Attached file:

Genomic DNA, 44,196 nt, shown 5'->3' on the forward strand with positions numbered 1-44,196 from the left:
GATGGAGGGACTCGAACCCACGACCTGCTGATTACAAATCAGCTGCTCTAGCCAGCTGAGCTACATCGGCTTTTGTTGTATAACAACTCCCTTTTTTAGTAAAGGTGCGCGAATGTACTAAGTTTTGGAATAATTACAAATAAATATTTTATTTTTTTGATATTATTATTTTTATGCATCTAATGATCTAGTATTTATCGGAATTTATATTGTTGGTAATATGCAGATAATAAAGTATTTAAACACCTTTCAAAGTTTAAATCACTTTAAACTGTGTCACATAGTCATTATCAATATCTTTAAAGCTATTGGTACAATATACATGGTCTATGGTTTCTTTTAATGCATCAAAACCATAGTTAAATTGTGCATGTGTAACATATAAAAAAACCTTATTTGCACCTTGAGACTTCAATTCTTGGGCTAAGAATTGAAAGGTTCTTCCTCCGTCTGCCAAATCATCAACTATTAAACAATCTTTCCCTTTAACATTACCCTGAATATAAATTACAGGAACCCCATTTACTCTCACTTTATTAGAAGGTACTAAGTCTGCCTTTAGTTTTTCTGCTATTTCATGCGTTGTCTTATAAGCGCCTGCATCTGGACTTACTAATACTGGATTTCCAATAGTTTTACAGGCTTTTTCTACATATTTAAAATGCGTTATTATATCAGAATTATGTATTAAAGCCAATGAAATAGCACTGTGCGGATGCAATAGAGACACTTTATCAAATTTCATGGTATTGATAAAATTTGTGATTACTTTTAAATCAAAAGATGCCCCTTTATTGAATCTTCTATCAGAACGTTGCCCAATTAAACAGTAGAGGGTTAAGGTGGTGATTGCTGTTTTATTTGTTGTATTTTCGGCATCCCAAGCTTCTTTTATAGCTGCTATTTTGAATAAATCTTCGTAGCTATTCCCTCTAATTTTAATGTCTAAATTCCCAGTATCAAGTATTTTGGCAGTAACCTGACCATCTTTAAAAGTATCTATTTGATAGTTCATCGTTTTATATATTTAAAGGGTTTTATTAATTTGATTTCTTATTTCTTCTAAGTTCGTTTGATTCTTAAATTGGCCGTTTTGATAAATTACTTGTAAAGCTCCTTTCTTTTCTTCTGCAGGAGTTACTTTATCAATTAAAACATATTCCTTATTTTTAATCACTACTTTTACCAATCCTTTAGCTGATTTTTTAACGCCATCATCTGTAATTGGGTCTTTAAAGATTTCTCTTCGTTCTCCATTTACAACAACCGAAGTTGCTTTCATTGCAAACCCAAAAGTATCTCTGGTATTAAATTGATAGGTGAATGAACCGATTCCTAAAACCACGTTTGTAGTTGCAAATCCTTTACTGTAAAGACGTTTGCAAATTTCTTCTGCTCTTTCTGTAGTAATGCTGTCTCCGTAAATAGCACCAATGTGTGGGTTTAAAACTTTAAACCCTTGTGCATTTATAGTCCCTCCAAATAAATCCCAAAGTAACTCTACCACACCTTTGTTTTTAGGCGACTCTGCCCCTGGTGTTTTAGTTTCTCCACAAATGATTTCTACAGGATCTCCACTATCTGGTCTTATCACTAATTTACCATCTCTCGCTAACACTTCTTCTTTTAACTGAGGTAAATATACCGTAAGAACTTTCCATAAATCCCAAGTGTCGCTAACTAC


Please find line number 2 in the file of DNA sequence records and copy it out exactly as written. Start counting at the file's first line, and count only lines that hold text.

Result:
GATGGAGGGACTCGAACCCACGACCTGCTGATTACAAATCAGCTGCTCTAGCCAGCTGAGCTACATCGGCTTTTGTTGTATAACAACTCCCTTTTTTAGTAAAGGTGCGCGAATGTACTAAGTTTTGGAATAATTACAAATAAATATTTTATTTTTTTGATATTATTATTTTTATGCATCTAATGATCTAGTATTTATCGGAATTTATATTGTTGGTAATATGCAGATAATAAAGTATTTAAACACCTTTCAAAGTTTAAATCACTTTAAACTGTGTCACATAGTCATTATCAATATCTTTAAAGCTATTGGTACAATATACATGGTCTATGGTTTCTTTTAATGCATCAAAACCATAGTTAAATTGTGCATGTGTAACATATAAAAAAACCTTATTTGCACCTTGAGACTTCAATTCTTGGGCTAAGAATTGAAAGGTTCTTCCTCCGTCTGCCAAATCATCAACTATTAAACAATCTTTCCCTTTAACATTACCCTGAATATAAATTACAGGAACCCCATTTACTCTCACTTTATTAGAAGGTACTAAGTCTGCCTTTAGTTTTTCTGCTATTTCATGCGTTGTCTTATAAGCGCCTGCATCTGGACTTACTAATACTGGATTTCCAATAGTTTTACAGGCTTTTTCTACATATTTAAAATGCGTTATTATATCAGAATTATGTATTAAAGCCAATGAAATAGCACTGTGCGGATGCAATAGAGACACTTTATCAAATTTCATGGTATTGATAAAATTTGTGATTACTTTTAAATCAAAAGATGCCCCTTTATTGAATCTTCTATCAGAACGTTGCCCAATTAAACAGTAGAGGGTTAAGGTGGTGATTGCTGTTTTATTTGTTGTATTTTCGGCATCCCAAGCTTCTTTTATAGCTGCTATTTTGAATAAATCTTCGTAGCTATTCCCTCTAATTTTAATGTCTAAATTCCCAGTATCAAGTATTTTGGCAGTAACCTGACCATCTTTAAAAGTATCTATTTGATAGTTCATCGTTTTATATATTTAAAGGGTTTTATTAATTTGATTTCTTATTTCTTCTAAGTTCGTTTGATTCTTAAATTGGCCGTTTTGATAAATTACTTGTAAAGCTCCTTTCTTTTCTTCTGCAGGAGTTACTTTATCAATTAAAACATATTCCTTATTTTTAATCACTACTTTTACCAATCCTTTAGCTGATTTTTTAACGCCATCATCTGTAATTGGGTCTTTAAAGATTTCTCTTCGTTCTCCATTTACAACAACCGAAGTTGCTTTCATTGCAAACCCAAAAGTATCTCTGGTATTAAATTGATAGGTGAATGAACCGATTCCTAAAACCACGTTTGTAGTTGCAAATCCTTTACTGTAAAGACGTTTGCAAATTTCTTCTGCTCTTTCTGTAGTAATGCTGTCTCCGTAAATAGCACCAATGTGTGGGTTTAAAACTTTAAACCCTTGTGCATTTATAGTCCCTCCAAATAAATCCCAAAGTAACTCTACCACACCTTTGTTTTTAGGCGACTCTGCCCCTGGTGTTTTAGTTTCTCCACAAATGATTTCTACAGGATCTCCACTATCTGGTCTTATCACTAATTTACCATCTCTCGCTAACACTTCTTCTTTTAACTGAGGTAAATATACCGTAAGAACTTTCCATAAATCCCAAGTGTCGCTAACTAC